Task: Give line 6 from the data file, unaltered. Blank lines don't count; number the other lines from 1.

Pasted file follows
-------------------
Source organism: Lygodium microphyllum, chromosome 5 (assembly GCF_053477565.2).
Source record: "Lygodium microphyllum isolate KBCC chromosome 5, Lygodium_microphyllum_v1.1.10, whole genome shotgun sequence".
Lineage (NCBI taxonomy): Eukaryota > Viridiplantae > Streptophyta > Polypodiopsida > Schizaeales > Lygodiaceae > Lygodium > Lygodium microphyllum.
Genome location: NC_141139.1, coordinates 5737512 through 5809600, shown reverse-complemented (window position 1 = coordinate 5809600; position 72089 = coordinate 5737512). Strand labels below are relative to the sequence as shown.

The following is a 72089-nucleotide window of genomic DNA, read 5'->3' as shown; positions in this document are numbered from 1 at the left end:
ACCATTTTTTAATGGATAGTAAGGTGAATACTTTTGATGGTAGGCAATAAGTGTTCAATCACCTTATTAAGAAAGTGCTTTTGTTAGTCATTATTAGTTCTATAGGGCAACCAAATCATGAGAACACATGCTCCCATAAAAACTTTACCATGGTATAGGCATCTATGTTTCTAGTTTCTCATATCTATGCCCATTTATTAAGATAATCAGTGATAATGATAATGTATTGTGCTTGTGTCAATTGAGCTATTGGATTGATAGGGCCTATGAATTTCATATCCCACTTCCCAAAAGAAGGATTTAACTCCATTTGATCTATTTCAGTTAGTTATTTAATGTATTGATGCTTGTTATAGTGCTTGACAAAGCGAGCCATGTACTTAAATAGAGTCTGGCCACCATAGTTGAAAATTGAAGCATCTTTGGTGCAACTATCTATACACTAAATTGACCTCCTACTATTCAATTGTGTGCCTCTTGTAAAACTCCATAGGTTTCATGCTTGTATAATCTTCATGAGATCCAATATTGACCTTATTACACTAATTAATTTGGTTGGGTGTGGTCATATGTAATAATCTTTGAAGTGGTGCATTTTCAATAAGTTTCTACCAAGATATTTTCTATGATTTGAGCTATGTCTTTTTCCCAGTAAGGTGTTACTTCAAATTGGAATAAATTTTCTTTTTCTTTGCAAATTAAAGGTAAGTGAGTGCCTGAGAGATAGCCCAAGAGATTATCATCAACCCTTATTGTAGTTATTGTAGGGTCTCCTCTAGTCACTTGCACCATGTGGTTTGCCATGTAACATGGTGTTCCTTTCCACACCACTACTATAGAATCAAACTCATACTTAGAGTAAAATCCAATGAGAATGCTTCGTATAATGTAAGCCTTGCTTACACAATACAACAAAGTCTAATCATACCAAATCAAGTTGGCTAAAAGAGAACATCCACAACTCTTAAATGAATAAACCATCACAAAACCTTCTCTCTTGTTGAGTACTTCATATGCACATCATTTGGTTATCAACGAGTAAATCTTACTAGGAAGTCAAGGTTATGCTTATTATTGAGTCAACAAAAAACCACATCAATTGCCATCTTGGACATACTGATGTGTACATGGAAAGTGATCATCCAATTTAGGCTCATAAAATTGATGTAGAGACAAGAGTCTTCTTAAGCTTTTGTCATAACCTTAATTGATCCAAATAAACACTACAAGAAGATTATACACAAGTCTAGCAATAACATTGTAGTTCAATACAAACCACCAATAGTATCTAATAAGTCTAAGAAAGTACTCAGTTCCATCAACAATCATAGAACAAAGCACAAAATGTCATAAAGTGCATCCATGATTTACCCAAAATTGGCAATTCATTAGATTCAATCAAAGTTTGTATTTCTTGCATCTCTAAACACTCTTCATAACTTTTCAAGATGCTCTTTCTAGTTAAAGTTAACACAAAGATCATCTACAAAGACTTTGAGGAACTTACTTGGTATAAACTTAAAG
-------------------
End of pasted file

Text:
ACCATTTTTTAATGGATAGTAAGGTGAATACTTTTGATGGTAGGCAATAAGTGTTCAATCACCTTATTAAGAAAGTGCTTTTGTTAGTCATTATTAGTTCTATAGGGCAACCAAATCATGAGAACACATGCTCCCATAAAAACTTTACCATGGTATAGGCATCTATGTTTCTAGTTTCTCATATCTATGCCCATTTATTAAGATAATCAGTGATAATGATAATGTATTGTGCTTGTGTCAATTGAGCTATTGGATTGATAGGGCCTATGAATTTCATATCCCACTTCCCAAAAGAAGGATTTAACTCCATTTGATCTATTTCAGTTAGTTATTTAATGTATTGATGCTTGTTATAGTGCTTGACAAAGCGAGCCATGTACTTAAATAGAGTCTGGCCACCATAGTTGAAAATTGAAGCATCTTTGGTGCAACTATCTATACACTAAATTGACCTCCTACTATTCAATTGTGTGCCTCTTGTAAAACTCCATAGGTTTCATGCTTGTATAATCTTCATGAGATCCAATATTGACCTTATTACACTAATTAATTTGGTTGGGTGTGGTCATATGTAATAATCTTTGAAGTGGTGCATTTTCAATAAGTTTCTACCAAGATATTTTCTATGATTTGAGCTATGTCTTTTTCCCAGTAAGGTGTTACTTCAAATTGGAATAAATTTTCTTTTTCTTTGCAAATTAAAGGTAAGTGAGTGCCTGAGAGATAGCCCAAGAGATTATCATCAACCCTTATTGTAGTTATTGTAGGGTCTCCTCTAGTCACTTGCACCATGTGGTTTGCCATGTAACATGGTGTTCCTTTCCACACCACTACTATAGAATCAAACTCATACTTAGAGTAAAATCCAATGAGAATGCTTCGTATAATGTAAGCCTTGCTTACACAATACAACAAAGTCTAATCATACCAAATCAAGTTGGCTAAAAGAGAACATCCACAACTCTTAAATGAATAAACCATCACAAAACCTTCTCTCTTGTTGAGTACTTCATATGCACATCATTTGGTTATCAACGAGTAAATCTTACTAGGAAGTCAAGGTTATGCTTATTATTGAGTCAACAAAAAACCACATCAATTGCCATCTTGGACATACTGATGTGTACATGGAAAGTGATCATCCAATTTAGGCTCATAAAATTGATGTAGAGACAAGAGTCTTCTTAAGCTTTTGTCATAACCTTAATTGATCCAAATAAACACTACAAGAAGATTATACACAAGTCTAGCAATAACATTGTAGTTCAATACAAACCACCAATAGTATCTAATAAGTCTAAGAAAGTACTCAGTTCCATCAACAATCATAGAACAAAGCACAAAATGTCATAAAGTGCATCCATGATTTACCCAAAATTGGCAATTCATTAGATTCAATCAAAGTTTGTATTTCTTGCATCTCTAAACACTCTTCATAACTTTTCAAGATGCTCTTTCTAGTTAAAGTTAACACAAAGATCATCTACAAAGACTTTGAGGAACTTACTTGGTATAAACTTAAAG